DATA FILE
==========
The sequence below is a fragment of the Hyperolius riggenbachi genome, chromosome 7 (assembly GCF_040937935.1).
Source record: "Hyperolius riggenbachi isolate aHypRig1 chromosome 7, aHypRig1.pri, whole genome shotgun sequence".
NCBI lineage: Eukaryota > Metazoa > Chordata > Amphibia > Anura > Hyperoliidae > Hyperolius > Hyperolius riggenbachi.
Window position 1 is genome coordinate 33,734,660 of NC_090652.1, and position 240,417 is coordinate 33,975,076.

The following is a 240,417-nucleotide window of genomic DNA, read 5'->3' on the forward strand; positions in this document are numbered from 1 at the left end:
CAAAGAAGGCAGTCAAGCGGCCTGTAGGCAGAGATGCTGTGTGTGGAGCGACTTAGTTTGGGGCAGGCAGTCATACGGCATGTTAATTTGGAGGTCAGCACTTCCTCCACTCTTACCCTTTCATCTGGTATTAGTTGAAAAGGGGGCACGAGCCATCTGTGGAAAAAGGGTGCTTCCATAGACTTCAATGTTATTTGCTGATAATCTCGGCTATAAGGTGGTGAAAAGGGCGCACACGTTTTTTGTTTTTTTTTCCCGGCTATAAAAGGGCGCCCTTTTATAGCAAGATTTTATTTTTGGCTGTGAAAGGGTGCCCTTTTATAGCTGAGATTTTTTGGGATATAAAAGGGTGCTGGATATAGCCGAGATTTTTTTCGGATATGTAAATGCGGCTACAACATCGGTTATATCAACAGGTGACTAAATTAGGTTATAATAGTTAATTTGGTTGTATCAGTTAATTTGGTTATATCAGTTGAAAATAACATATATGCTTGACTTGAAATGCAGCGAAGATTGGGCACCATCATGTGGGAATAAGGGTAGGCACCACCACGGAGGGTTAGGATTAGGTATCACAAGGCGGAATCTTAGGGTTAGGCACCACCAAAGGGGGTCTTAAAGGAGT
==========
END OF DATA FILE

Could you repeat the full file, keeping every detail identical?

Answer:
The sequence below is a fragment of the Hyperolius riggenbachi genome, chromosome 7 (assembly GCF_040937935.1).
Source record: "Hyperolius riggenbachi isolate aHypRig1 chromosome 7, aHypRig1.pri, whole genome shotgun sequence".
NCBI lineage: Eukaryota > Metazoa > Chordata > Amphibia > Anura > Hyperoliidae > Hyperolius > Hyperolius riggenbachi.
Window position 1 is genome coordinate 33,734,660 of NC_090652.1, and position 240,417 is coordinate 33,975,076.

The following is a 240,417-nucleotide window of genomic DNA, read 5'->3' on the forward strand; positions in this document are numbered from 1 at the left end:
CAAAGAAGGCAGTCAAGCGGCCTGTAGGCAGAGATGCTGTGTGTGGAGCGACTTAGTTTGGGGCAGGCAGTCATACGGCATGTTAATTTGGAGGTCAGCACTTCCTCCACTCTTACCCTTTCATCTGGTATTAGTTGAAAAGGGGGCACGAGCCATCTGTGGAAAAAGGGTGCTTCCATAGACTTCAATGTTATTTGCTGATAATCTCGGCTATAAGGTGGTGAAAAGGGCGCACACGTTTTTTGTTTTTTTTTCCCGGCTATAAAAGGGCGCCCTTTTATAGCAAGATTTTATTTTTGGCTGTGAAAGGGTGCCCTTTTATAGCTGAGATTTTTTGGGATATAAAAGGGTGCTGGATATAGCCGAGATTTTTTTCGGATATGTAAATGCGGCTACAACATCGGTTATATCAACAGGTGACTAAATTAGGTTATAATAGTTAATTTGGTTGTATCAGTTAATTTGGTTATATCAGTTGAAAATAACATATATGCTTGACTTGAAATGCAGCGAAGATTGGGCACCATCATGTGGGAATAAGGGTAGGCACCACCACGGAGGGTTAGGATTAGGTATCACAAGGCGGAATCTTAGGGTTAGGCACCACCAAAGGGGGTCTTAAAGGAGT